Disrupting the status quo to improve health outcomes
This blog was written by Jeannine Blake, MS BSN RN, PhD Candidate, Marieb Center for Nursing & Engineering, Elaine Marieb College of Nursing & Institute for Applied Life Sciences, University of Massachusetts Amherst
Moving from ICU nursing to IV Pump Research
My journey to pursue a PhD in Nursing and a career in research did not come easily or quickly. I never anticipated finding an area of research that would uncover grave flaws in the technology we use every day as acute care nurses, and an area of research in which nursing input is so desperately needed. Practicing as an Intensive Care Nurse, I always felt challenged and engaged with patients, families and fellow clinicians. At some point, however, I found myself not only missing the unique challenge that comes with the formal academic environment, but I also felt like I could have a broader impact on health outcomes through research. I continued to practice as an ICU nurse during the first year and a half of my graduate education.
I was curious about studying ICU delirium and death and dying in critical care, but I soon realized my interest in the safety of intravenous smart pumps (IVSP), a technology that I was intimately familiar with in my practice. Critical care nursing is filled with challenges that can interfere with the nurses’ ability to provide the physical and emotional care patients and families need. A daily challenge for nurses is that the technology and devices available are not designed by nurses and is often complicated by poor clinical usability and complex use requirements. Unfortunately, these products are often designed with good intentions but little or no understanding of the user experience for the nurses in the clinical environment.
Shifting from Trusting Technology, to Questioning its Quality
When I was caring for critically ill patients, the IVSP could be challenging to use but I always felt reassured that I could perform other necessary care tasks while my patient received the medication as it had been programmed into the pump. It wasn’t until I began to explore the safety of IVSP through my PhD research that I learned I was putting too much trust in IV smart pumps (or IVSP) to deliver life-critical medications accurately. I was likely witnessing multiple undetected medication errors every shift due to poorly designed and outdated technology. Even armed with the knowledge of proper setup, there was little difference I could make at the bedside due to the physical limitations, complex needs of my patients and constant care management challenges. I grew frustrated and this ultimately led to my choice to leave bedside nursing in pursuit of a full-time research career. I know that my research on IVSP will have a positive impact on safety for millions of patients who receive medication infusions each year.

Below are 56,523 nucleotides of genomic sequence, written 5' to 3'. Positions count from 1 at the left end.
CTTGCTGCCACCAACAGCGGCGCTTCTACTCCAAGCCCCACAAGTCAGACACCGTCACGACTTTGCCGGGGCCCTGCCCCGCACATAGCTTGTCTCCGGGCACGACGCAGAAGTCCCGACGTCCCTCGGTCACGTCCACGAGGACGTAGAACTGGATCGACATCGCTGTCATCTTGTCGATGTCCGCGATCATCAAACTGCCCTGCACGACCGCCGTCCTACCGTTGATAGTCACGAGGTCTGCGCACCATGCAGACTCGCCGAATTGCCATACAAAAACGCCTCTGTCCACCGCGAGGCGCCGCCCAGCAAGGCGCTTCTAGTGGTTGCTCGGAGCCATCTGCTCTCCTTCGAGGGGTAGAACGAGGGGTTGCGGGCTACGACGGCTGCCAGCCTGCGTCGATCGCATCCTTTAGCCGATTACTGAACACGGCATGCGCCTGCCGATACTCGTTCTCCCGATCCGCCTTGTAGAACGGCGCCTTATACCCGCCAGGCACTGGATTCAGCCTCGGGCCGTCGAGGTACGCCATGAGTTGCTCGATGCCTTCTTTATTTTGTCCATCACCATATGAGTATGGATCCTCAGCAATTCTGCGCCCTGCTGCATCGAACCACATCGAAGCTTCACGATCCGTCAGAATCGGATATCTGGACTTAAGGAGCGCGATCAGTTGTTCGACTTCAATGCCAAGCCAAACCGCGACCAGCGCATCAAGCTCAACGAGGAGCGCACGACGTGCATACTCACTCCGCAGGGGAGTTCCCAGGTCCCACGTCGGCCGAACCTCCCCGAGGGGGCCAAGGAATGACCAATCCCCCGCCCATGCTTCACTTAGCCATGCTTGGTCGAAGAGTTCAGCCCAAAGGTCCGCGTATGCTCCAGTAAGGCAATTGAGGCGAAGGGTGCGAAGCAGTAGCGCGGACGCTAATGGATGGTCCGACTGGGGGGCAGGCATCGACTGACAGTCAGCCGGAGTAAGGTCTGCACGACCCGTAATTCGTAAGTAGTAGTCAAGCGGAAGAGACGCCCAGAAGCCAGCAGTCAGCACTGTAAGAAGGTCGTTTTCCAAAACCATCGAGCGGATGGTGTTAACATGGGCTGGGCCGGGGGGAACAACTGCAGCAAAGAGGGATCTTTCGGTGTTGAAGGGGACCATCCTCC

I feel very fortunate to find myself in my current position as a PhD Candidate at the University of Massachusetts (UMass) Amherst Elaine Marieb College of Nursing and Marieb Center for Nursing and Engineering Innovation. I have been fortunate to find amazing mentors in both Nursing and Engineering who encourage me to pursue my research and passions for collaborative innovation. As a PhD Candidate planning to graduate in Spring 2022, I will go on to continue my professional growth through postdoctoral study in Engineering. My research in IVSP safety is only one of many examples for how nurses and engineers can work together to make healthcare products and devices more usable for nurses and safer for patients.
Bringing Clinical Relevance to Our Technology
As a nurse researcher, I draw on my experience as an ICU nurse to inform my choices for how I invest my time and energy. I strongly believe that the clinical relevance of a research project, healthcare device or care system is of utmost importance. Clinical relevance to me means that the work we do can be related directly to what actually happens during patient care. All too often, products being released or research done with all good intentions but poorly informed by the true needs of the nurses, the care environment and the patient needs. As a researcher, I strive to maintain clinical relevance as guiding principle when identifying clinical problems and then researching, innovating and developing potential solutions.
Elevating the Nursing Voice
The farther removed I am from clinical practice, the more I must rely on the incredible nurses who continue to provide direct care. My research must be informed by the nurses who are on the front lines as product end-users to provide meaningful solutions– these nurses must be involved in the process. I remember being frustrated with the usability of technology or systematized protocols at the bedside yet feeling like when I spoke up within the hospital network, my ideas and perspectives were not valued and no impact was felt. This perspective changed once I met researchers at UMass Amherst, the audience for discussing problems and solutions is important. My hope is that no matter what role a nurse plays, they feel heard, valued and that their involvement in research can help drive valuable, clinically relevant change. There is no shortage of opportunity for nurses to disrupt the status quo through collaboration with folks in research who can encourage and support solution development.